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State Highway Safety Showcase

5% Severe Safety Needs

Iowa Department of Transportation

Iowa DOT LogoBackground
SAFETEA-LU created a new Highway Safety Improvement Program (HSIP) as a core FHWA program, to help reduce traffic fatalities and serious injuries on public roads. As part of HSIP, states are required to submit an annual report describing not less than 5 percent of their highway locations that exhibit the most severe safety needs. The report must include an assessment of: potential remedies, estimated costs and impediments to implementation.

Discussion
While many state annual reports focus on physical improvements to a specific roadway or intersection, there is nothing in the regulations that limits the 5% report just to infrastructure. The state of Iowa, a leader in looking at safety in its broadest sense, recognized that the contributing factors of highway crashes go beyond a roadway’s design. They often involve driver behaviors (e.g. speeding, inattentiveness and seat belt usage) or conditions (e.g. alcohol use, age-related conditions, physical impairment). In fact, behavior and condition factors are the primary cause in an estimated 67 percent of highway crashes and a contributing factor in an estimated 95 percent of all crashes.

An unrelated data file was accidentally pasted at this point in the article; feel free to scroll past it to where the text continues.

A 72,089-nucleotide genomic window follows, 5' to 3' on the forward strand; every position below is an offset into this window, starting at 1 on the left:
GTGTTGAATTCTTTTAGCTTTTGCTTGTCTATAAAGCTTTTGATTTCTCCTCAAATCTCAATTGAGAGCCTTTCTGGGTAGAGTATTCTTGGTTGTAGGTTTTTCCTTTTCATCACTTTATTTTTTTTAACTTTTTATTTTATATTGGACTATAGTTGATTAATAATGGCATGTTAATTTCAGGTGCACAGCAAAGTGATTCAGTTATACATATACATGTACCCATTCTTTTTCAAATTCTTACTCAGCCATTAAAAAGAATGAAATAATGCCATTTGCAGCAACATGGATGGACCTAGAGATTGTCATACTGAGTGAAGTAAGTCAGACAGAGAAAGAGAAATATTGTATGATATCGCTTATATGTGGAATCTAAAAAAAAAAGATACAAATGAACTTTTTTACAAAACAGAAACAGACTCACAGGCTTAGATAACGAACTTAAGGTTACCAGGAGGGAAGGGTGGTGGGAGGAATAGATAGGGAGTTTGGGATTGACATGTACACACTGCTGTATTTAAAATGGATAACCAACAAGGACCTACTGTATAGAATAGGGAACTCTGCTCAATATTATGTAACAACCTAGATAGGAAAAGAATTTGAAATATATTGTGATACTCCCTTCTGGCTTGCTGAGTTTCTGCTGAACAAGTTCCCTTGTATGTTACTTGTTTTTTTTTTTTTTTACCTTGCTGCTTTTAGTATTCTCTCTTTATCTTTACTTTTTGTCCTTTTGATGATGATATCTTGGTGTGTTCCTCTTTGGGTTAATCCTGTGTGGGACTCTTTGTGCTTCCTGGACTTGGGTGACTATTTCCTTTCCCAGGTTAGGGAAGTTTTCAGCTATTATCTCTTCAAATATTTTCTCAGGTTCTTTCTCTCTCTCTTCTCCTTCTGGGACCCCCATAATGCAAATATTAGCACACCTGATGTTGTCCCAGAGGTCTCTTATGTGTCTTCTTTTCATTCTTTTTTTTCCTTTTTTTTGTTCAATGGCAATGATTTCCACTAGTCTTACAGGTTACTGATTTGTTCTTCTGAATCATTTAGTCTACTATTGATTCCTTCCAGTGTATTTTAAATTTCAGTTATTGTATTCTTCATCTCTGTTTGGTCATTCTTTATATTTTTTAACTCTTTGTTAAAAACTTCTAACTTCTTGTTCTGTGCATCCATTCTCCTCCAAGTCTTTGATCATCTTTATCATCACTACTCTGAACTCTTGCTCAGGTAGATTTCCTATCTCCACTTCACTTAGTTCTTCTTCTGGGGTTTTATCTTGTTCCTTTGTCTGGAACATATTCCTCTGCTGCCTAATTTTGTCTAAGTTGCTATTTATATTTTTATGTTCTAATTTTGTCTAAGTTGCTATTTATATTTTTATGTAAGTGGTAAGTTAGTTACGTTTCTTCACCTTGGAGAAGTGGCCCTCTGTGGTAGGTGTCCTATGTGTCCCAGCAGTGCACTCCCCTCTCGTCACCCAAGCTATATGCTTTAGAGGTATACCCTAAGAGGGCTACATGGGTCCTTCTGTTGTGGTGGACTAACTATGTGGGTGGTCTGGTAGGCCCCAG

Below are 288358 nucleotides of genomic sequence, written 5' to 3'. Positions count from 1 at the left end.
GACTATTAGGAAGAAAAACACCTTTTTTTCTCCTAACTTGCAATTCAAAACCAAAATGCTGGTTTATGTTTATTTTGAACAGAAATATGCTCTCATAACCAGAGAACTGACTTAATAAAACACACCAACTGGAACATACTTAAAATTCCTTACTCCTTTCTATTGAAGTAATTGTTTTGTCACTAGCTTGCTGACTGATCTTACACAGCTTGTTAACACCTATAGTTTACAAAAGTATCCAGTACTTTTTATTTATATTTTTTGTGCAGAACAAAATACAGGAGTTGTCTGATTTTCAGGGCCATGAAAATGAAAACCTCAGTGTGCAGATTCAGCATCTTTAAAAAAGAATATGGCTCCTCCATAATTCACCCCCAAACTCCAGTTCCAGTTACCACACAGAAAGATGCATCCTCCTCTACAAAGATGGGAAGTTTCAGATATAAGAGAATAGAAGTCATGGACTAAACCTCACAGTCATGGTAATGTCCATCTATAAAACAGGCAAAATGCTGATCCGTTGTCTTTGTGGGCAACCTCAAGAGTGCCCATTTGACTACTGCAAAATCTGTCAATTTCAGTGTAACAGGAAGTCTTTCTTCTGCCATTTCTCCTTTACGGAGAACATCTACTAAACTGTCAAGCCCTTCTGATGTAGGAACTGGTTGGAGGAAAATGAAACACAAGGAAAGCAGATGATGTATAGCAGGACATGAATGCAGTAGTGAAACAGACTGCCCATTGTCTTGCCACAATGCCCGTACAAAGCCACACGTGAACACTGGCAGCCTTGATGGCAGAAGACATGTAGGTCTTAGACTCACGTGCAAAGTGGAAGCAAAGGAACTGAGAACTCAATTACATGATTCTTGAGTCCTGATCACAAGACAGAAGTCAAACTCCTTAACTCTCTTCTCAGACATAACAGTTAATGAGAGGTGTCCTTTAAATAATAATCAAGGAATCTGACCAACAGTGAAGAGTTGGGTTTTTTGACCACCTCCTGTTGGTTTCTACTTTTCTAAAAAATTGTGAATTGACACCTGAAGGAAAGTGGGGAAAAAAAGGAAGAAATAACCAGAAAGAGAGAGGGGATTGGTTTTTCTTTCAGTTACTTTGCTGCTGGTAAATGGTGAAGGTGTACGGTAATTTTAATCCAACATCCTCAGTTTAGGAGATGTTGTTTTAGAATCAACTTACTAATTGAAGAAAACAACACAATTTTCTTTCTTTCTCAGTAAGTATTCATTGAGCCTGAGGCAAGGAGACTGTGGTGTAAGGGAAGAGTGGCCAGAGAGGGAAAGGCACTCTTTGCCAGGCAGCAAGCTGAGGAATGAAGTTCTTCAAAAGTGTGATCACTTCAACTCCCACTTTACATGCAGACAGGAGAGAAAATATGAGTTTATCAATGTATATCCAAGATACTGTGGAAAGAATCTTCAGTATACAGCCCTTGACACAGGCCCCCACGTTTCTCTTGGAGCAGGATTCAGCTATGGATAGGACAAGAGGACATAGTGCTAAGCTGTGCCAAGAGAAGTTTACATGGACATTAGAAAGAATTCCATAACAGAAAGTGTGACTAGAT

As such, Iowa's HSIP annual report addressed the 5 percent severe safety needs requirement with a multi-disciplinary approach, using engineering, enforcement, emergency response and education strategies.

Iowa’s Most Severe Safety Needs
Based on an analysis of Iowa’s 2001–2005 fatal and major injury crashes, Iowa’s most severe safety needs are related to crashes involving: intersections; single vehicles running off the road; vehicles crossing the medians on freeways; unbelted drivers and passengers; impaired drivers; and speeding.

Iowa identified the 5 percent of its most severe safety needs in each of these areas in their report. The report included maps showing the corridors where the most crashes occurred involving drivers exhibiting unsafe behavior (unbelted, impaired, etc.):

Click on each image to access a larger version.

Impaired Map
Rural Primary Roads with the Highest Fatal and Major Injury Crash Density Involving an Impaired Driver
Unbelted Map
Rural Primary Roads with the Highest Fatal and Major Injury Crash Density of Unbelted Drivers and Passengers

 

More Information

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